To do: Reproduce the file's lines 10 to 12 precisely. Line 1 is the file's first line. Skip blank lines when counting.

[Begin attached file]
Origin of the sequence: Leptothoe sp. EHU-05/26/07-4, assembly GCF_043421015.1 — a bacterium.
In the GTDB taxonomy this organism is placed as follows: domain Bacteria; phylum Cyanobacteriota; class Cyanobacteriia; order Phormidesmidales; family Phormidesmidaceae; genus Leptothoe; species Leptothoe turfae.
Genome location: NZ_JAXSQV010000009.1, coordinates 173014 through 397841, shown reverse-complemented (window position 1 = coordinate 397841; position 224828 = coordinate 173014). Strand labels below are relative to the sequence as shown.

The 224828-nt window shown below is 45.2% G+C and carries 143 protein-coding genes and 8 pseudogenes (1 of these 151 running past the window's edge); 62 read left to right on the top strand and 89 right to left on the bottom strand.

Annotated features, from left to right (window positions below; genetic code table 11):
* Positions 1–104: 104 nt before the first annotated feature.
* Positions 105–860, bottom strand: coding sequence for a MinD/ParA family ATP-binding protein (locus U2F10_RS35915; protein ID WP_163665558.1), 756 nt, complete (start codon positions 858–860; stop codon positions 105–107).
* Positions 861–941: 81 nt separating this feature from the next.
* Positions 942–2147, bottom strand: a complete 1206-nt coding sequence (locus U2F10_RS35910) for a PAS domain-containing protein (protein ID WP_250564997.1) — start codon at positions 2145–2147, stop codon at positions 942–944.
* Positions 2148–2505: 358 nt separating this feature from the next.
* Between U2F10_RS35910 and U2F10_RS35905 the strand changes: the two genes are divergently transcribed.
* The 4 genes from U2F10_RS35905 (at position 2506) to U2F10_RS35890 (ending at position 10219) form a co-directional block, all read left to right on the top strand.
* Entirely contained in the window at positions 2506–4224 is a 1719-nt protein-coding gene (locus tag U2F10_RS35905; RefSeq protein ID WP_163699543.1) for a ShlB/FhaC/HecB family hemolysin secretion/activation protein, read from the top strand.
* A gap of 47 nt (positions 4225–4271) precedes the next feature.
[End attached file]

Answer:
* Positions 2148–2505: 358 nt separating this feature from the next.
* Between U2F10_RS35910 and U2F10_RS35905 the strand changes: the two genes are divergently transcribed.
* The 4 genes from U2F10_RS35905 (at position 2506) to U2F10_RS35890 (ending at position 10219) form a co-directional block, all read left to right on the top strand.